Ideas grant sparks new research into birth defects

9 November 2021

IMB researchers will tackle fundamental questions at the start of life and at the end, global issues of cancer, COVID-19 and obesity, with $4.5 million of support from the National Health and Medical Research Council’s Ideas Grants.

Understanding neural tube defects

Dr Melanie White
Dr Mel White

Dr Melanie White’s research focuses on a devastating medical condition: neural tube defects, affecting 300,000 babies worldwide each year - the second most common birth defect.

“The brain and spinal cord control most functions of the body and the mind, yet how they first form is poorly understood,” Dr White said.

“Both structures arise from the neural tube which forms early in development – around 3 to 4 weeks.”

Spina bifida is the neural tube defect many people are familiar with, but this is the mildest form of the condition because most are not compatible with life.

The processes that occur to produce the single continuous neural tube are poorly understood and research has been hampered by lack of good models which work consistently with the live imaging in which Dr White specialises.

“The closest model to humans for this stage of early development is birds and, traditionally, chicks, but labelling their cells with fluorescent markers - making them transgenic - to track them under the microscope has been problematic.”

Coupling quails and fluorescent microscopy

Dr White has harnessed a recent breakthrough in the production of transgenic quail embryos to set up a quail facility at IMB to accelerate this research.

“The cells in the quail embryos can be labelled beautifully with fluorescent markers, which enable us to see the stages of development in real time using live imaging,” Dr White said.

“Understanding the underlying process of neural tube formation will form the basis of diagnostics and treatments for these birth defects in the future.”

Dr White will use her NHMRC Ideas grant to understand how cells arrange into a continuous neural tube during development and what goes wrong when genes linked to human neural tube defects are mutated.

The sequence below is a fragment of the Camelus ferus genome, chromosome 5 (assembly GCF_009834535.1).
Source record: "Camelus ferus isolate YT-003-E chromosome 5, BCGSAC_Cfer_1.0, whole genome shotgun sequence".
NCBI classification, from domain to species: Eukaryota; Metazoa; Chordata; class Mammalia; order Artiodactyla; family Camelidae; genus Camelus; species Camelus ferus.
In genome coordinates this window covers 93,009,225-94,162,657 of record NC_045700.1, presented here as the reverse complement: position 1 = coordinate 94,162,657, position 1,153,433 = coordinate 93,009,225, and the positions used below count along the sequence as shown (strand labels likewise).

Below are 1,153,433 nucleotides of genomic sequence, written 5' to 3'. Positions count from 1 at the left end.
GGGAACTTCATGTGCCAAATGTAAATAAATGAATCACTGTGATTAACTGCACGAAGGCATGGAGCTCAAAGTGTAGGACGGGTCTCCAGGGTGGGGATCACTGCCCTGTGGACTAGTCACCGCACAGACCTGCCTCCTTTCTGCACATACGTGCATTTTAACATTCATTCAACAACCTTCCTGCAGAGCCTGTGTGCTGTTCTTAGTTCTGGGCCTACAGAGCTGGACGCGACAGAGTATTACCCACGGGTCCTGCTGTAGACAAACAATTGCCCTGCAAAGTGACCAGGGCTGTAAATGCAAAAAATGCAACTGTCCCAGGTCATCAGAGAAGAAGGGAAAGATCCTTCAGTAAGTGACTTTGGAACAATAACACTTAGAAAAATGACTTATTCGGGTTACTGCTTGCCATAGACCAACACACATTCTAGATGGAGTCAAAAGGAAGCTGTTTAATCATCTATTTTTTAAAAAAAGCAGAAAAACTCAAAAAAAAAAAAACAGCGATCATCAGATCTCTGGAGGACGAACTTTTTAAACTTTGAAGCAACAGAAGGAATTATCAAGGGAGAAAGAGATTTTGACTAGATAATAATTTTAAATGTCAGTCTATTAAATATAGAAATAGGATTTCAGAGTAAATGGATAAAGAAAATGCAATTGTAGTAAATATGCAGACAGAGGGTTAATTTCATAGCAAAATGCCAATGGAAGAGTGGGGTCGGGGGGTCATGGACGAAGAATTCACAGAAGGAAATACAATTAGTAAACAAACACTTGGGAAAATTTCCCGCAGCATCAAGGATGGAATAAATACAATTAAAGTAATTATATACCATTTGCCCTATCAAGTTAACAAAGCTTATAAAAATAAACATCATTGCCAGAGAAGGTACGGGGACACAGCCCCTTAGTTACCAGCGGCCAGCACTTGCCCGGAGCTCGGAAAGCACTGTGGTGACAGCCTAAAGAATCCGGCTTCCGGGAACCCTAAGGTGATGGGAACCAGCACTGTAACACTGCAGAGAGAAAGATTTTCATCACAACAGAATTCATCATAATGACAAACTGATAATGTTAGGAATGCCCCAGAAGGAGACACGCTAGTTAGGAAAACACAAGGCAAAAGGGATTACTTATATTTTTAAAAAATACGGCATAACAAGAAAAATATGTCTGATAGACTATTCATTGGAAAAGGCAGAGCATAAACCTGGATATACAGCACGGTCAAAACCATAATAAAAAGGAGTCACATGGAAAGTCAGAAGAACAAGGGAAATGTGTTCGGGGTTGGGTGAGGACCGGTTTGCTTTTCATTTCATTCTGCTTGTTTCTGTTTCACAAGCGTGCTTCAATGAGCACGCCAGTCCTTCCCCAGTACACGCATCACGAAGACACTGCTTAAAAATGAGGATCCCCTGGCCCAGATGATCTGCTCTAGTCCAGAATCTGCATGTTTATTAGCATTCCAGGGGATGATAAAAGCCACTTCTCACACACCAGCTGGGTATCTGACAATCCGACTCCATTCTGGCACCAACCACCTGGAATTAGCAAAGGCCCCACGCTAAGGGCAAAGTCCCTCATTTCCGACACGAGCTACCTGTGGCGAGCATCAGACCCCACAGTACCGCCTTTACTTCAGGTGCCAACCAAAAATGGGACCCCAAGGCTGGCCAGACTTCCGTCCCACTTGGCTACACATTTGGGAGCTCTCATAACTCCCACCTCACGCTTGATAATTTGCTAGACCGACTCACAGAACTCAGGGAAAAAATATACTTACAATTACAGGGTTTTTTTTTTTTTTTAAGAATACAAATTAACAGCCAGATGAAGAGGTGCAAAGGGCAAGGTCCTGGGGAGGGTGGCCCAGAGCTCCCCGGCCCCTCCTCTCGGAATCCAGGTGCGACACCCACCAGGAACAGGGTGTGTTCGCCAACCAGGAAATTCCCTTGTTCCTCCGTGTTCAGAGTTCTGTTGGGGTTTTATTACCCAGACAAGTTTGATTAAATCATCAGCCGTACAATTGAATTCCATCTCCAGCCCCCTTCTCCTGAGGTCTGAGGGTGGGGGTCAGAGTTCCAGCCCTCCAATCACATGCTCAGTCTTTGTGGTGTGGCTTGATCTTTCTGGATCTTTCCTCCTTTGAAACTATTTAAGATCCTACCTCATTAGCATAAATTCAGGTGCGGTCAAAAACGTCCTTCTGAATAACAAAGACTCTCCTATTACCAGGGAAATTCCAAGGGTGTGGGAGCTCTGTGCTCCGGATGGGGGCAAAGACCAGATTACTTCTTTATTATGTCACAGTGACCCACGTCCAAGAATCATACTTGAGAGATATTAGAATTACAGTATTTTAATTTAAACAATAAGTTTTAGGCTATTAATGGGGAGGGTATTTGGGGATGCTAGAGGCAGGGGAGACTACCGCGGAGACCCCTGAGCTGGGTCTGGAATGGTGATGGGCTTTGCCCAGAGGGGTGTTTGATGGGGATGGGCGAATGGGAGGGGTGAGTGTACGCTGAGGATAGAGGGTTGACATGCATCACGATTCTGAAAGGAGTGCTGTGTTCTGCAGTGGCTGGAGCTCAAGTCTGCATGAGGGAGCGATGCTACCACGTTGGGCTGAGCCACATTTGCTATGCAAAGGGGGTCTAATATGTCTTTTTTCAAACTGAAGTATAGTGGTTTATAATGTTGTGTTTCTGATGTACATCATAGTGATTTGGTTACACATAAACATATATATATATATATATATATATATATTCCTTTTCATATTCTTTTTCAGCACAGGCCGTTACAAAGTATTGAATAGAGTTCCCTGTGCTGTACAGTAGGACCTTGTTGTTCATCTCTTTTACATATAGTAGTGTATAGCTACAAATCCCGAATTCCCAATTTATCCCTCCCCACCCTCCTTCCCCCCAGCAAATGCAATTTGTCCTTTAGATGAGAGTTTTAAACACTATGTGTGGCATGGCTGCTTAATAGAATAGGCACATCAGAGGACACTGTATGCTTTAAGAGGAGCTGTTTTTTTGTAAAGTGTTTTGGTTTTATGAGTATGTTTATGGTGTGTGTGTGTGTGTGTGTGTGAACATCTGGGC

Neural tube defect in quail
Neural tube defect highlighted with fluorescent markers in quail

Studying the fate of cancer in epithelial cells

Professor Alpha Yap
Professor Alpha Yap

Professor Alpha Yap has been awarded an Ideas Grant to study the epithelial mechanics and the fate of cancer. Many common cancers originate in epithelial tissues, such as the breast, lung, colon and skin and his research will test how the abnormal function of the host epithelium can increase the risk of a newly-transformed cancer cell being retained in the body to progress into a clinically significant tumour.



Understanding how COVID-19 affects blood vessels

Dr Emma Gordon
Dr Emma Gordon

Dr Emma Gordon and Dr Larisa Labzin's Ideas Grant will be used to understand how virus-induced vessel defects occur in COVID-19 patients, so better treatments can be developed for patients with acute and long term disease.







Researching links between inflammation & obesity

Dr Denuja Karunakaran

Dr Denuja Karunakaran is researching the links between inflammation, circadian clock disruption & obesity, exploring new anti-obesity therapies whilst obesity rates continue to soar despite decades of efforts to promote lifestyle changes






Targeting the underlying causes of ageing

 Dr Christian Nefzger
Dr Christian Nefzger

In order to prevent unsustainable burdens for the health system and to reduce human suffering, innovative new therapies are needed to target the underlying causes of ageing and Dr Christian Nefzger will be using his Ideas Grant to improve the function of aged cells.